The Case for Selling Crown Corporations

This is far from the best time for most Manitobans. Covid-19 has poisoned the prairie province’s economy, the finances of the government, education, healthcare, small businesses and more. The reining […]

This is far from the best time for most Manitobans. Covid-19 has poisoned the prairie province’s economy, the finances of the government, education, healthcare, small businesses and more. The reining party is on the ropes in a difficult environment that favours an even bigger spending opposition to win next election. That though would exacerbate problems for Manitoba’s beleaguered private sector taxpayers. Inflation will up government deficits as public sector unions push for more pay than governments can afford.

With the fortunate early departure of the completely self-involved Brian Pallister, there were high hopes that it would set the stage for a new Conservative leader who could turn the province’s economy around. But an unfortunately severely flawed leadership process saw the party’s approval rating diving.

At best, the now rattled government of Heather Stefanson has two years to do what Brian Pallister couldn’t. She should forget focusing on winning the next provincial election and use her party’s massive margin in the legislature to move the province sharply more conservative with policies favouring a larger private sector.

Best to start by explaining to taxpayers the advantages of selling Crown corporations. Manitoba’s private sector taxpayers hasn’t benefitted by the provincial government owning and directing the critical operations of Crown enterprises (such as Manitoba Hydro, Centra Gas, Manitoba Public Insurance, the Workers Compensation Board, the casinos and liquor sales). The major decisions of public sector enterprises are being directed by politicians.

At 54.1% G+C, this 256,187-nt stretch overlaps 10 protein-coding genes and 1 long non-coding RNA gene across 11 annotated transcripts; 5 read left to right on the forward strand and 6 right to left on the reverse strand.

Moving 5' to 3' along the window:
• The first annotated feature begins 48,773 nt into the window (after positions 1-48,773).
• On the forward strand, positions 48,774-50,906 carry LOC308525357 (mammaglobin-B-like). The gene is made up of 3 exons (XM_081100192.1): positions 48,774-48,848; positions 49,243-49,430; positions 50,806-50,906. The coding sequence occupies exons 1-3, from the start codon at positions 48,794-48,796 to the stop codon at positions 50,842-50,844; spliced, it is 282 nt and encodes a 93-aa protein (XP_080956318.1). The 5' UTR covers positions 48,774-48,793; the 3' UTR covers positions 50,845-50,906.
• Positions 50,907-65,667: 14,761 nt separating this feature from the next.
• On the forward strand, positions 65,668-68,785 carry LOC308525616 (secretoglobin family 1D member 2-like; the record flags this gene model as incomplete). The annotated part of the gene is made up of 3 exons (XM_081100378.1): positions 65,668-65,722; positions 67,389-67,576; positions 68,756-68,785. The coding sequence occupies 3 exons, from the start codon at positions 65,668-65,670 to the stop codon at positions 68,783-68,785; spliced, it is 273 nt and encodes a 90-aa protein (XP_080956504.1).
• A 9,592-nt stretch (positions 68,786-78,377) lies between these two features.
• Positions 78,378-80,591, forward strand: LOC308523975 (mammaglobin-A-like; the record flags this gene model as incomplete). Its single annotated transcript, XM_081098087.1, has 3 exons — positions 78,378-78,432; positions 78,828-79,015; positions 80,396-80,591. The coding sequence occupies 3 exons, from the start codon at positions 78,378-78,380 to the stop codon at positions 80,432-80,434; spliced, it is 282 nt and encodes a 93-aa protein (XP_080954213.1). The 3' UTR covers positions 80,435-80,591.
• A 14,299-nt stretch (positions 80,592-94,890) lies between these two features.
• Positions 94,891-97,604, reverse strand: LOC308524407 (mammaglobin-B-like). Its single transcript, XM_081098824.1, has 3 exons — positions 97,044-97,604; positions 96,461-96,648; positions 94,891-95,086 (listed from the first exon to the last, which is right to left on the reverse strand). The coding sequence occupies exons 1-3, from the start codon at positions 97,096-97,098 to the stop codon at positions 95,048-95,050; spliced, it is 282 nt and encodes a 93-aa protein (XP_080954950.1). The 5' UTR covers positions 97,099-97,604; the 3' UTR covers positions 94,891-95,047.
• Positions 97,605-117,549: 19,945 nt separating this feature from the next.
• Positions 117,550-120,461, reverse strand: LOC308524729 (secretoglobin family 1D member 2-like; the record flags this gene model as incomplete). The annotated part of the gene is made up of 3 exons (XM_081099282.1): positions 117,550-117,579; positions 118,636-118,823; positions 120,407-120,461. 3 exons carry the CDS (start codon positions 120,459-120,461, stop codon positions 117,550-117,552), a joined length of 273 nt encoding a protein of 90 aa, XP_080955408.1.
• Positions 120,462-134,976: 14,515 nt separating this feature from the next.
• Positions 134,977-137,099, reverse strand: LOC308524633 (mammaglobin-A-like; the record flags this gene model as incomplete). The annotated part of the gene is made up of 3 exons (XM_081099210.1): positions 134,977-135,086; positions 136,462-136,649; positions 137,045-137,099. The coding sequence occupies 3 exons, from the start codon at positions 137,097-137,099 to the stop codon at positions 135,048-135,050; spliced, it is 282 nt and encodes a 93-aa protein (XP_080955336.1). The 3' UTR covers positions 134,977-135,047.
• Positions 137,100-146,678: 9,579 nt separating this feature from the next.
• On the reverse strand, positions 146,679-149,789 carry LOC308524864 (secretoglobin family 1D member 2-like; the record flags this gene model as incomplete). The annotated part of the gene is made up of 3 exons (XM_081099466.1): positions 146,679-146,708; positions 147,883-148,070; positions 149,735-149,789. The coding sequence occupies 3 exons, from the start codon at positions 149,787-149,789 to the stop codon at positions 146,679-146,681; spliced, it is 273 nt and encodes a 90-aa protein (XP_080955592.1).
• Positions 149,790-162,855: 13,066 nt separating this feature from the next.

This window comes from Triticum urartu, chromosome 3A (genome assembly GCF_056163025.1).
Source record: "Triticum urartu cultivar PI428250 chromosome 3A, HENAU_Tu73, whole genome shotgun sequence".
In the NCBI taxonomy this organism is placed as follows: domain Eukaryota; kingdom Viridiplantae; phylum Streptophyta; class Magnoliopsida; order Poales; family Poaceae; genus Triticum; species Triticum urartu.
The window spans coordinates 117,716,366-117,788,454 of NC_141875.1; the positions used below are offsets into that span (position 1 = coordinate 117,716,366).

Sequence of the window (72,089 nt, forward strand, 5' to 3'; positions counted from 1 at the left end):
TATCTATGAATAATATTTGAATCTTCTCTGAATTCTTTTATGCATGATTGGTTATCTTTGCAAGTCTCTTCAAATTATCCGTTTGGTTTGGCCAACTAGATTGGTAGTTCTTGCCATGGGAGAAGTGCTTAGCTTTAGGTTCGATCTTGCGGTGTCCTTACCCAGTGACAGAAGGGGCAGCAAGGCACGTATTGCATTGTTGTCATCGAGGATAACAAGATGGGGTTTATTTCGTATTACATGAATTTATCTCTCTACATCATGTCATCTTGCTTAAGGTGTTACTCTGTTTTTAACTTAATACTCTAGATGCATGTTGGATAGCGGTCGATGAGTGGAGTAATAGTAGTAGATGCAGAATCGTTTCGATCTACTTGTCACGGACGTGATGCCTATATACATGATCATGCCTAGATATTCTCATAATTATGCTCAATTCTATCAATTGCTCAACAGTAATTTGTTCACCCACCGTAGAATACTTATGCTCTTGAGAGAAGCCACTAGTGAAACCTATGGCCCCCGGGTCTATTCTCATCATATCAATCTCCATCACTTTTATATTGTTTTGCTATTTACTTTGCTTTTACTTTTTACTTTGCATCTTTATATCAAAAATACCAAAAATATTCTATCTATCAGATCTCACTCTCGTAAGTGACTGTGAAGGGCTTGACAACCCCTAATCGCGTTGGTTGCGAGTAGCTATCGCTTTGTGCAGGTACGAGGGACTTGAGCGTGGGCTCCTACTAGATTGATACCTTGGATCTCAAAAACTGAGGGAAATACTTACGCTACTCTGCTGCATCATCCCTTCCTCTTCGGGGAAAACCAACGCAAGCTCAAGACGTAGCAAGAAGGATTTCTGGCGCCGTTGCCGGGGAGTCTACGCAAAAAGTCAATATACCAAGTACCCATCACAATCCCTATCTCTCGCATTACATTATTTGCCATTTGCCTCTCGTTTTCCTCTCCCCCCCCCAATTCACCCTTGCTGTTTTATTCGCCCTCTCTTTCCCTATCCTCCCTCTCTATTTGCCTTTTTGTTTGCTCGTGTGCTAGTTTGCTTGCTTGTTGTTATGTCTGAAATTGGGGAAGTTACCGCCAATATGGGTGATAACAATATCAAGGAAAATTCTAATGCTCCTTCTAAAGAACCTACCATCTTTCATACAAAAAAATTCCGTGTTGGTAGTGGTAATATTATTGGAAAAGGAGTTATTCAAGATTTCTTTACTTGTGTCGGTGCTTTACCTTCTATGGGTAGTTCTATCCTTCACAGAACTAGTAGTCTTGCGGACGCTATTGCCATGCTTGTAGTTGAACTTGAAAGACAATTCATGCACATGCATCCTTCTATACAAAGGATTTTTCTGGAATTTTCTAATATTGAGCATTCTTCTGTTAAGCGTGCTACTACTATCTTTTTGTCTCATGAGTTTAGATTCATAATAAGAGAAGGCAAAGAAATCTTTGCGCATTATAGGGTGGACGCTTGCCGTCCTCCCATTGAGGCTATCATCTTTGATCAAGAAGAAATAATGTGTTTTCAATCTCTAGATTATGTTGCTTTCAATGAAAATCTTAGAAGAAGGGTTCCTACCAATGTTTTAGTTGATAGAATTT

A recent commentary by Ian Madsen, a senior policy analyst for the Frontier Centre for Public Policy, listed the advantages (or, more bluntly, subsidies) that Crown enterprises have over private sector enterprises. They don’t pay income taxes (having non-taxable status), have access to low-cost public sector borrowing rates, benefit from government guarantees of their debts, which assures them of certainty of survival. There are no active shareholders demanding accountability, which means little or no proper scrutiny or consequences for dubious grandiose projects. And no active pressure by government to generate acceptable returns on invested capital (if even any positive cash flow at all). Add it up and no surprise, the crowns are a hugely hidden burden on taxpayers.

Madsen also cites the stumbling effects naturally inherent in government-owned management and operations: slack bureaucratic cultures featuring a lack of innovation without effective incentives to improve efficiencies and lower costs. All of this is compounded by the lack of competition that comes from having government-granted monopolies. Madsen concluded it would be in the public interest to “… break them up and sell them off”.

When major decisions are to be made with respect to Crown corporations and operations, politicians now make the call. And those politicians making ‘the call’ typically have little or no experience in the field, in business, or in truly serving customers. Now making ‘the call’ in a non-transparent system with little accountability usually brings expensive political decisions (par for the course).

So when Manitoba decided to build a new hydroelectric generating dam, MPI adds a new benefit, relocates a casino, and pays fancy union benefits and salaries it’s you the taxpayer that pays.



Graham Lane is a retired CPA CA, after forty years in executive positions in the public, private and institution fields. He is on the Frontier Centre’s Expert Advisory Panel.

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